Some Oregon towns also recorded their driest year on record in 2013.
The Atacama Desert in northern Chile is the driest place on Earth.
Three years ago, as Texas grappled with its driest year on record, Governor Rick Perry declared a weekend of prayer for rain.
The following 12 months,” he says, “were the driest on record for the entire state.
The small pink flowers of the spreading dogbane may be found all through the summer, often upon our driest hillsides.
It was the hardest, driest, most metallic sound I ever heard.
The south-east counties are the driest portions of the United States.
"That's their statement," added the lawyer in his driest voice.
In the driest season these openings contain water, presumably forced upwards from hidden springs.
How gladly she would get it for him; search all day for the driest pieces if he needed them!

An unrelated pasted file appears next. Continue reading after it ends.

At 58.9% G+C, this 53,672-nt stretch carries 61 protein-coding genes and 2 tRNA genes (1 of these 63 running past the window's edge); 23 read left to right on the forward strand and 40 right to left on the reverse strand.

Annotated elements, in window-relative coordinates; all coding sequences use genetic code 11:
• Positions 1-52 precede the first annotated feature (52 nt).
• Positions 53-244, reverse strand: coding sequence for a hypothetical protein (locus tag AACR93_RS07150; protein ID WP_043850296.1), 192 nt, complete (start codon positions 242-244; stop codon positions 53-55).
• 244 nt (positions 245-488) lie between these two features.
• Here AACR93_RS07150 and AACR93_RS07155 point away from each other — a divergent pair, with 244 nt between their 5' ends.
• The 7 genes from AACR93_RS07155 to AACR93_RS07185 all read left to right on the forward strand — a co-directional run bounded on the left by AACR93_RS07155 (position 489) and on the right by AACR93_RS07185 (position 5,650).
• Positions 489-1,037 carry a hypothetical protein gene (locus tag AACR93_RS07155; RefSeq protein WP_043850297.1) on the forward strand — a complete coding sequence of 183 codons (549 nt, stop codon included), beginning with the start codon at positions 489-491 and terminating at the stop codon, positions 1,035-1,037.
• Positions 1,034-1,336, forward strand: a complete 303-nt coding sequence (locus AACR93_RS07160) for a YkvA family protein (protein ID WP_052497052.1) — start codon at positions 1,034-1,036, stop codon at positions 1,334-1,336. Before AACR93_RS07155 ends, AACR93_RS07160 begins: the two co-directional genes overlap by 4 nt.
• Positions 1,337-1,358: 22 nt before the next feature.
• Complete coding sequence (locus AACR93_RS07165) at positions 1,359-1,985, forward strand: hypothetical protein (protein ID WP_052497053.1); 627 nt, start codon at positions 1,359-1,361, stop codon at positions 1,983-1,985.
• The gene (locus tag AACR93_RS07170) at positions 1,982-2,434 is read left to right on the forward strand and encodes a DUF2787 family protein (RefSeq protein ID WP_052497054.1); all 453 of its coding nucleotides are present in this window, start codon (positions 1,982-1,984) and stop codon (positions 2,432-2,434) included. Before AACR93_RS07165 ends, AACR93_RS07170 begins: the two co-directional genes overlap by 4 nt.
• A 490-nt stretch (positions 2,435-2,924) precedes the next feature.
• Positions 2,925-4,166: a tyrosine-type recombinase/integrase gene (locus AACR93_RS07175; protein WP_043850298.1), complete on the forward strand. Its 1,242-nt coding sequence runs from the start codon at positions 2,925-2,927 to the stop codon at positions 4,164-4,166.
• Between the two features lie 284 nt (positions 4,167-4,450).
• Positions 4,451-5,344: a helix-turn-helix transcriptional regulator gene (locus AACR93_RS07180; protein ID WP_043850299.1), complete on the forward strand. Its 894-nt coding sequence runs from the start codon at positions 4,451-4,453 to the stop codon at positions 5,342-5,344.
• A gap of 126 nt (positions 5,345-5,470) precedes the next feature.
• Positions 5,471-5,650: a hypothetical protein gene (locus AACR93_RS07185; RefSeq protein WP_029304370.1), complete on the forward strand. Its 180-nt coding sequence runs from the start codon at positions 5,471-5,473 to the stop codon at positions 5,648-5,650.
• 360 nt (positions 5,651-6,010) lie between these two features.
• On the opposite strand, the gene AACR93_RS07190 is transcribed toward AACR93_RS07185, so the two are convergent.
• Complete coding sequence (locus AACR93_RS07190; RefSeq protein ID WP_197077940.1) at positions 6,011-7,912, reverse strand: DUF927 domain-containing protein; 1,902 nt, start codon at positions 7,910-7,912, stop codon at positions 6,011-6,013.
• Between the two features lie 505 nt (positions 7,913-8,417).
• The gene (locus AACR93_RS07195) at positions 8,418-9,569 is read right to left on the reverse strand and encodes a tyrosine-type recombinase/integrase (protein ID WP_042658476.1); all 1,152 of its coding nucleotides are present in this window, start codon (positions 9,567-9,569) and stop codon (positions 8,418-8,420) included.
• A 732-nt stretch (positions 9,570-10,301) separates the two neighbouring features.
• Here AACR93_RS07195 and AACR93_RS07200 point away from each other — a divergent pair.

Old English dryge, from Proto-Germanic *draugiz (cf. Middle Low German dröge, Middle Dutch druge, Dutch droog, Old High German trucchon, German trocken, Old Norse draugr), from PIE *dreug-.
Meaning "barren" is mid-14c. Of humor or jests, early 15c. (implied in dryly); as "uninteresting, tedious" from 1620s. Of places prohibiting alcoholic drink, 1870 (but dry feast, one at which no liquor is served, is from late 15c.; colloquial dry (n.) "prohibitionist" is 1888, American English). Dry goods (1708) were those measured out in dry, not liquid, measure. Dry land (that not under the sea) is from early 13c. Dry run is from 1940s.
Old English drygan, related to dry (adj.). Related: Dried; drying. Of the two agent noun spellings, drier is the older (1520s), while dryer (1874) was first used of machines. Dry out in the drug addiction sense is from 1967. Dry up "stop talking" is 1853.
A person who favors the prohibition of alcoholic drink (1888+)